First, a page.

Prokletinja (The Damned Thing). 1975. Yugoslavia. Directed by Branko Plesa. Screenplay by Plesa, based on the story by Ambrose Bierce. With Rade Markovic, Nikola Simic, Vasja Stankovic, Plesa. In Serbo-Croatian; English subtitles. 57 min.
Yugoslavian filmmaker Branko Plesa’s attempt to evoke the American Midwest after the Civil War—its costumes and manners but also its hardscrabble frontier sensibility—only deepens the strangeness of this Ambrose Bierce adaptation, a supernatural tale from 1893 involving a murderous creature imperceptible and unknowable to humans.
Izbavitelj (The Rat Savior). 1976. Yugoslavia. Directed by Krsto Papić. Screenplay by Ivo Bresan, Papic, Zoran Tadic, based on the novel by Alexander Grin. With Ivica Vidovic, Mirjana Majurec, Relja Basic. In Serbo-Croatian; English subtitles. 80 min.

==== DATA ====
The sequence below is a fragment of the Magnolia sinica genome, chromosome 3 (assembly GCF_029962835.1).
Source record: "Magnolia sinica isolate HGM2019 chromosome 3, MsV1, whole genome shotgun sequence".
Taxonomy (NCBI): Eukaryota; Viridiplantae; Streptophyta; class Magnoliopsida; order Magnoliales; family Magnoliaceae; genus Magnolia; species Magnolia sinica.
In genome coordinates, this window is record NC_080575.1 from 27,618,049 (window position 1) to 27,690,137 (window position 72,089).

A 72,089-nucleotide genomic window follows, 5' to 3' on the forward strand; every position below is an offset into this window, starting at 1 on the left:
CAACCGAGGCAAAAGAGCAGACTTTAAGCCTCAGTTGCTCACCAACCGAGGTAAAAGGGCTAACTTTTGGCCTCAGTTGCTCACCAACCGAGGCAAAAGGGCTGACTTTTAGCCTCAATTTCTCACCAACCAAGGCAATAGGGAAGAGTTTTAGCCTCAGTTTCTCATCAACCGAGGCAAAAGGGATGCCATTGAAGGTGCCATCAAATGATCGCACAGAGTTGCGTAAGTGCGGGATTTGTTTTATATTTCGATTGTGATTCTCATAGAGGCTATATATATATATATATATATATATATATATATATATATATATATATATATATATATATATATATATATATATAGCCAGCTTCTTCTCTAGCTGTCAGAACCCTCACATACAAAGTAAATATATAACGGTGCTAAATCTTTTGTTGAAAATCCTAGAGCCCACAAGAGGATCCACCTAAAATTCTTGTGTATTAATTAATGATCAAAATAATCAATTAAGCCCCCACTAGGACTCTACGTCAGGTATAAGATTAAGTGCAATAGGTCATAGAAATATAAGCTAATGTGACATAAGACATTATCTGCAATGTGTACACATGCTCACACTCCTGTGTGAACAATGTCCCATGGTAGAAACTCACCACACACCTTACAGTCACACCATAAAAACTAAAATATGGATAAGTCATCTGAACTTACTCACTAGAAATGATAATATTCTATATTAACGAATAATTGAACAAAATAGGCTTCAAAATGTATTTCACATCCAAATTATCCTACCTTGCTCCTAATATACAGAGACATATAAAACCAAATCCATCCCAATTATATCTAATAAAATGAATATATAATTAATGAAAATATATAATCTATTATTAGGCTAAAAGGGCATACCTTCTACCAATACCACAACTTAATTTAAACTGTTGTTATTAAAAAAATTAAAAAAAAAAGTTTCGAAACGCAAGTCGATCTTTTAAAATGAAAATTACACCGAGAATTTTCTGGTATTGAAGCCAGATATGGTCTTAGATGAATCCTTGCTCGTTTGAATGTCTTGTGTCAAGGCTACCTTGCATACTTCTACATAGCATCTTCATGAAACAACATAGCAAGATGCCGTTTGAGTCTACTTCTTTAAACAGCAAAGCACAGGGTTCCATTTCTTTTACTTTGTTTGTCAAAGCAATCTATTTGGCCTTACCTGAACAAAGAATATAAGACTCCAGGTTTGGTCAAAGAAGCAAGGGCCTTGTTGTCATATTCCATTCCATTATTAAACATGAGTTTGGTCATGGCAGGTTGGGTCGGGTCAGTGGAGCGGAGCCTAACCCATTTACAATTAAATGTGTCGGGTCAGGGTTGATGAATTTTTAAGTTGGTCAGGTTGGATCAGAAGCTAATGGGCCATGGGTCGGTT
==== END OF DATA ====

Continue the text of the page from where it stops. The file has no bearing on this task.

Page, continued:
The Russian author Alexander Grin died in 1932 of poverty and hunger, but his writing—romantic, tragic fables unmoored from reality—lives on in the work of Andrei Tarkovsky, Otar Iosseliani, and Kristo Papić, the Croatian Black Wave filmmaker who adapted Grin’s The Rat Savior in 1976. A twisted and absurdist variant of the Pied Piper legend, the film centers on an impoverished writer who discovers an underground society of rat people who dine on champagne, roast pig, and the suffering of the workers. Made after the forceful suppression of the Croatian Spring independence movement (in which Papić took part), The Rat Savior is perhaps best understood as an allegory about totalitarianism in its various forms.
35mm print courtesy of the Slovenian Cinematheque